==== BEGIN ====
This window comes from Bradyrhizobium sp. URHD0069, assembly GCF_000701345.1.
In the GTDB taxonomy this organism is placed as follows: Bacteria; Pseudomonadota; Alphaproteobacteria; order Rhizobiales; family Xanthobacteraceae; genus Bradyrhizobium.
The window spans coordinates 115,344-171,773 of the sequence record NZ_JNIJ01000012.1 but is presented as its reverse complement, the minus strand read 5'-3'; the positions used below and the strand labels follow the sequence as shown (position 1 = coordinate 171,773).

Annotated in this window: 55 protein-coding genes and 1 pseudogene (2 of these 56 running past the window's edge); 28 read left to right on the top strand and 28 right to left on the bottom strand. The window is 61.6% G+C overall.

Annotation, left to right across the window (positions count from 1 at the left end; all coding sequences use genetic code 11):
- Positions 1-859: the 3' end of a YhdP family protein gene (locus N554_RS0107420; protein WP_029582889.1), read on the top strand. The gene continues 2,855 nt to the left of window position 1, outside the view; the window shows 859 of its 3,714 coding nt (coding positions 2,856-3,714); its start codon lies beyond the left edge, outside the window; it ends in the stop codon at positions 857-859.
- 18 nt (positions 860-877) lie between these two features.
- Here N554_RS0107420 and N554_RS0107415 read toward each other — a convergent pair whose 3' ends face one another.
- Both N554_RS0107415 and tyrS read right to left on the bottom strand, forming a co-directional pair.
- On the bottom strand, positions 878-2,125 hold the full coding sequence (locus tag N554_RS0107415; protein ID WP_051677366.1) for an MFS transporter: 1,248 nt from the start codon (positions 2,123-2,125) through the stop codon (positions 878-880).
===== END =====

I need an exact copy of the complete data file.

This window comes from Bradyrhizobium sp. URHD0069, assembly GCF_000701345.1.
In the GTDB taxonomy this organism is placed as follows: Bacteria; Pseudomonadota; Alphaproteobacteria; order Rhizobiales; family Xanthobacteraceae; genus Bradyrhizobium.
The window spans coordinates 115,344-171,773 of the sequence record NZ_JNIJ01000012.1 but is presented as its reverse complement, the minus strand read 5'-3'; the positions used below and the strand labels follow the sequence as shown (position 1 = coordinate 171,773).

Annotated in this window: 55 protein-coding genes and 1 pseudogene (2 of these 56 running past the window's edge); 28 read left to right on the top strand and 28 right to left on the bottom strand. The window is 61.6% G+C overall.

Annotation, left to right across the window (positions count from 1 at the left end; all coding sequences use genetic code 11):
- Positions 1-859: the 3' end of a YhdP family protein gene (locus N554_RS0107420; protein WP_029582889.1), read on the top strand. The gene continues 2,855 nt to the left of window position 1, outside the view; the window shows 859 of its 3,714 coding nt (coding positions 2,856-3,714); its start codon lies beyond the left edge, outside the window; it ends in the stop codon at positions 857-859.
- 18 nt (positions 860-877) lie between these two features.
- Here N554_RS0107420 and N554_RS0107415 read toward each other — a convergent pair whose 3' ends face one another.
- Both N554_RS0107415 and tyrS read right to left on the bottom strand, forming a co-directional pair.
- On the bottom strand, positions 878-2,125 hold the full coding sequence (locus tag N554_RS0107415; protein ID WP_051677366.1) for an MFS transporter: 1,248 nt from the start codon (positions 2,123-2,125) through the stop codon (positions 878-880).